When cutbacks reduced the music budget at Sycamore Ridge School in San Diego three years ago, it looked like the end for the school’s theater program. Then two parents decided the show must go on.

Lisa Blazer and Victoria Shoushtari turned to the PTA for help, requesting a few hundred dollars to license the rights to a children’s play and cover incidentals to get a new drama club off the ground. The PTA was happy to pitch in, says Blazer, who steps up as PTA president this year in addition to being one of the chairs of the drama club.

These days, the PTA-sponsored Sycamore Ridge Drama Club brings together dozens of children and parents who work side by side for months during the school year to produce an annual play. They’ve done school versions of The Wizard of Oz, Beauty and the Beast, and, most recently, Aladdin. The club has become popular enough that it is self-supported through ticket sales. Along the way, a strong sense of community has grown as both children and parents develop new friendships and share a common goal.

“The kids love it,” says Jen Marchese-Ernst, a PTA executive board member and a drama club chair. “It is something everyone looks forward to.”

The club requires nearly a full-year commitment from families. It starts with weekly one-hour rehearsals in fall. Weeks are increasingly hectic in spring, including multiple rehearsals, completing the set, organizing props, renting costumes, and selling tickets. But the payoff is huge. The club has become a tradition at Sycamore. Children in grades 4 through 6 can participate, so the younger children look forward to their turn. And since the program is free, kids whose families can’t afford private theater lessons are given a chance to perform.

What’s more, Marchese-Ernst says the experience helps the children build self-esteem. “Every year, we have a child who doesn’t think this is something they can do, and then it clicks,” she says. “It gives them a sense of confidence.”

The drama club chairpeople have divided responsibilities based on their strengths. Blazer, a former teacher, runs the business end, overseeing volunteers, communicating with administrators, and scheduling rehearsals. Marchese-Ernst, Shelly Yeager, and Pam Hunter, who all have professional theater backgrounds, handle the directing, choreography, and stage management. Blazer attributes much of the success of this program to these “pros,” who have inspired kids and adults with their passion for theater.

Marchese-Ernst notes, however, that parents can run a drama club without having worked in theater. She recommends that parents visit community children’s theater performances to get more of a feel for a production and then select a simple, well-known play as a first production.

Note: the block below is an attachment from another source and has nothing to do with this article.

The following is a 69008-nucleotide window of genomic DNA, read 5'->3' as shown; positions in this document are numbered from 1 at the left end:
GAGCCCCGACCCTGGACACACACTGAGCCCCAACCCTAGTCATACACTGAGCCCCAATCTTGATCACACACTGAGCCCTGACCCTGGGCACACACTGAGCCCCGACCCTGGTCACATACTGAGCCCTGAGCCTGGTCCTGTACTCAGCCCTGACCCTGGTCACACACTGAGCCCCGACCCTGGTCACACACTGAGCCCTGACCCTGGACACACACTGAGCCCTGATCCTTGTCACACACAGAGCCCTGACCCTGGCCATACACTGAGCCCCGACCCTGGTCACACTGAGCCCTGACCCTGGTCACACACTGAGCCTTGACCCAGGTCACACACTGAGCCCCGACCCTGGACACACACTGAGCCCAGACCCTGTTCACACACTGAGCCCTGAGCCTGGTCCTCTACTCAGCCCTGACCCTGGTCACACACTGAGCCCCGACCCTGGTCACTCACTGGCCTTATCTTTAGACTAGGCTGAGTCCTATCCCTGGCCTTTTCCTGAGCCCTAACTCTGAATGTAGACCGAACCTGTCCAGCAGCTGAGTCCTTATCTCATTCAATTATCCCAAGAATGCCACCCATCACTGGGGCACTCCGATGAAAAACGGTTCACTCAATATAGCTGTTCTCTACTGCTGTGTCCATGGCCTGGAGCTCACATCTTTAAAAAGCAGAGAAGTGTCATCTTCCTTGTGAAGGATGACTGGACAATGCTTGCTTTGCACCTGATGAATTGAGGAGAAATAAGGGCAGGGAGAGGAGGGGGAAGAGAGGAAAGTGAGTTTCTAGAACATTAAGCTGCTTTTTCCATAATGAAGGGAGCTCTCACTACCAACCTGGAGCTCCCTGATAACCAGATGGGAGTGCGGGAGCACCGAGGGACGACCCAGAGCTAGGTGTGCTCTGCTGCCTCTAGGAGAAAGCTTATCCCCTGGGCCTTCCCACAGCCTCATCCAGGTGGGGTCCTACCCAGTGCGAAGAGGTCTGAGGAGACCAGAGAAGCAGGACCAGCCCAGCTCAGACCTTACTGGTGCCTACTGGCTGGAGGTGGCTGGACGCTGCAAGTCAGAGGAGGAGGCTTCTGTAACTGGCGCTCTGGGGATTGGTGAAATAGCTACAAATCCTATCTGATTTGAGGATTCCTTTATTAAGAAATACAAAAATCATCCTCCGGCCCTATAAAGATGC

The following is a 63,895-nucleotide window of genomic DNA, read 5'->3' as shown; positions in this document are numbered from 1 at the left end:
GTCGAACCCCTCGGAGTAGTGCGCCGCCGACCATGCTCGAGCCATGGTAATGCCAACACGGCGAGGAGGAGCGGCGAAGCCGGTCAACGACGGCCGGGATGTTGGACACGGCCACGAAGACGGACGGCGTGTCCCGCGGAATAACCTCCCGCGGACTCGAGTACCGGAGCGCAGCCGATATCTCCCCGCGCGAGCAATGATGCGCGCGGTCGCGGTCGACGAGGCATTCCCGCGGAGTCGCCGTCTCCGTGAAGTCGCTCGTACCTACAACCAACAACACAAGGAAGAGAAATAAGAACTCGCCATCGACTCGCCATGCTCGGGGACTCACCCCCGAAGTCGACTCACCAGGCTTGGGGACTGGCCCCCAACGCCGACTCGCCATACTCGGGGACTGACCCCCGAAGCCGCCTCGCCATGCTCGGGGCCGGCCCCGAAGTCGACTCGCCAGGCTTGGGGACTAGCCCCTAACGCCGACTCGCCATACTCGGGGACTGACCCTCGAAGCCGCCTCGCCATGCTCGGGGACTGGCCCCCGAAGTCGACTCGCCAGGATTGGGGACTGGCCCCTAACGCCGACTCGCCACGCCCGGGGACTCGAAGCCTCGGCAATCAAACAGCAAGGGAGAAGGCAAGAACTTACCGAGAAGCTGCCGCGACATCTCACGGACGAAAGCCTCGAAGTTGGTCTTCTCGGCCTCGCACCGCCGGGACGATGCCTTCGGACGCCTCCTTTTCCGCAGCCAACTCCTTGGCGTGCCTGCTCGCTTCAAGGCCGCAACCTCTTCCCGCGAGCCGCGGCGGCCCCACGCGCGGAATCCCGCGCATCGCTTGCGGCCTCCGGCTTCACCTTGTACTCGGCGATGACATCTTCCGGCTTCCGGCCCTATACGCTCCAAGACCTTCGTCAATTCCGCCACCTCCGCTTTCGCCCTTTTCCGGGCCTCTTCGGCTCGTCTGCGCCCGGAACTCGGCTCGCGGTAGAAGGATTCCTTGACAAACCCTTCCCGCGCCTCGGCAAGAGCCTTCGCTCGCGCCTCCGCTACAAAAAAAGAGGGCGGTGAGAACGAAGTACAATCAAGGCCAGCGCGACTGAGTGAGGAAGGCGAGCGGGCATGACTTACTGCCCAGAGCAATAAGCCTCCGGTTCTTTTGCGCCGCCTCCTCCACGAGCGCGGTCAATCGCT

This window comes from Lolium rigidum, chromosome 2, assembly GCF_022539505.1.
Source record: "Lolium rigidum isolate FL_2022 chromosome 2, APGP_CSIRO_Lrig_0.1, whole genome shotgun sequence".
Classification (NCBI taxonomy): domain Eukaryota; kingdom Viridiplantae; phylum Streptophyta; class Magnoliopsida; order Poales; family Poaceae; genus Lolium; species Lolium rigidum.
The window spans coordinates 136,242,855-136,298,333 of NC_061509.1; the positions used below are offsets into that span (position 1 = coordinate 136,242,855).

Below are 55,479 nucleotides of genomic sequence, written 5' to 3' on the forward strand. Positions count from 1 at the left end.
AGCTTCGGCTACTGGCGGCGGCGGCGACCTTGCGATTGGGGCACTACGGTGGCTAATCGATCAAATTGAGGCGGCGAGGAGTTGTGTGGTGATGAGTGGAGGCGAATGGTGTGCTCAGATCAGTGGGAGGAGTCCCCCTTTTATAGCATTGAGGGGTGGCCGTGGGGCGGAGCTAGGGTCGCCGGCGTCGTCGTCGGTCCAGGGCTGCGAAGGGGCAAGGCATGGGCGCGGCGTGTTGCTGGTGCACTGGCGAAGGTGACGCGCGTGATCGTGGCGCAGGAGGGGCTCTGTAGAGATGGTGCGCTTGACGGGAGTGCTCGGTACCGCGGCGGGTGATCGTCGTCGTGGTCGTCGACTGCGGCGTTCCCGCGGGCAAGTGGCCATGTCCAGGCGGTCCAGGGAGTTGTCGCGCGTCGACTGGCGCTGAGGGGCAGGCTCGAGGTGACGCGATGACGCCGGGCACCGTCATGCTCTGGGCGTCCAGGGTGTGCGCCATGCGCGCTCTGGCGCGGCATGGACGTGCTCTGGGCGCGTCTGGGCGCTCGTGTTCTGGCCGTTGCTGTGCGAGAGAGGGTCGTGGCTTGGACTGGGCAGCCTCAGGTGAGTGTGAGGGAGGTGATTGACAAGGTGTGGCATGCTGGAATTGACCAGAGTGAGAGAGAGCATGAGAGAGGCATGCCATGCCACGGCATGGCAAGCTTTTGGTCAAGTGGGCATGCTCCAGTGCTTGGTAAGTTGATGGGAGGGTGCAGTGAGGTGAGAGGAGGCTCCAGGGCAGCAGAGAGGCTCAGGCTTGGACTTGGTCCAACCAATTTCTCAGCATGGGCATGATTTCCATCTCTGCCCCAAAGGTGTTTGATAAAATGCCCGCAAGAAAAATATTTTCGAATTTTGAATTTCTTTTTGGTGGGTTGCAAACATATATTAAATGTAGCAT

Beyond the core team, a few dozen parent volunteers are essential to make the program work. The chairpeople hold a parent meeting at the start of the school year and request that each parent with a child participating in the club help in some way. So far, this approach has worked and parents have stepped up to use their skills in a variety of ways, from handling the lighting during the show to creating a website to promote the event.

It’s important to seek out talent wherever it might be. Blazer says that when the club started, she had zero experience with theater. So she didn’t hold back and asked everyone for help. “As soon as we put it out there, we were pleasantly surprised at the skills and interest and background that existed in our community,” she says.

“There’s a whole dynamic of the family that the cast becomes,” Marchese-Ernst adds. “What the kids love the most is the friendships they make.”

Sycamore Ridge School PTA

San Diego
450 students, grades K-6

Sycamore Ridge Drama Club

Drama Production Timeline

Summer: Chairpeople get together and select a play.

September: Hold a parent meeting. Give an overview of the play, discuss time commitments, and ask for volunteers.

End of September: Hold auditions. All children who try out get a role (including many in the chorus or as townspeople, for example).

First week of October: Start rehearsals.

October through winter break: Continue rehearsals on a weekly basis.

First week of November: Meet with parents handling props and set pieces to get organized and set a schedule. Send out requests for prop donations.

January: Increase rehearsals to twice a week, if needed. Post a sign-up form for stage crew volunteers.

First week of February: Begin ticket sales.

February through one week prior to the show: Add rehearsals as needed. Hold a Saturday rehearsal for the full cast a week before the show.

Early March: Give stage crew their assignments. Continue ticket sales.

End of March: Showtime!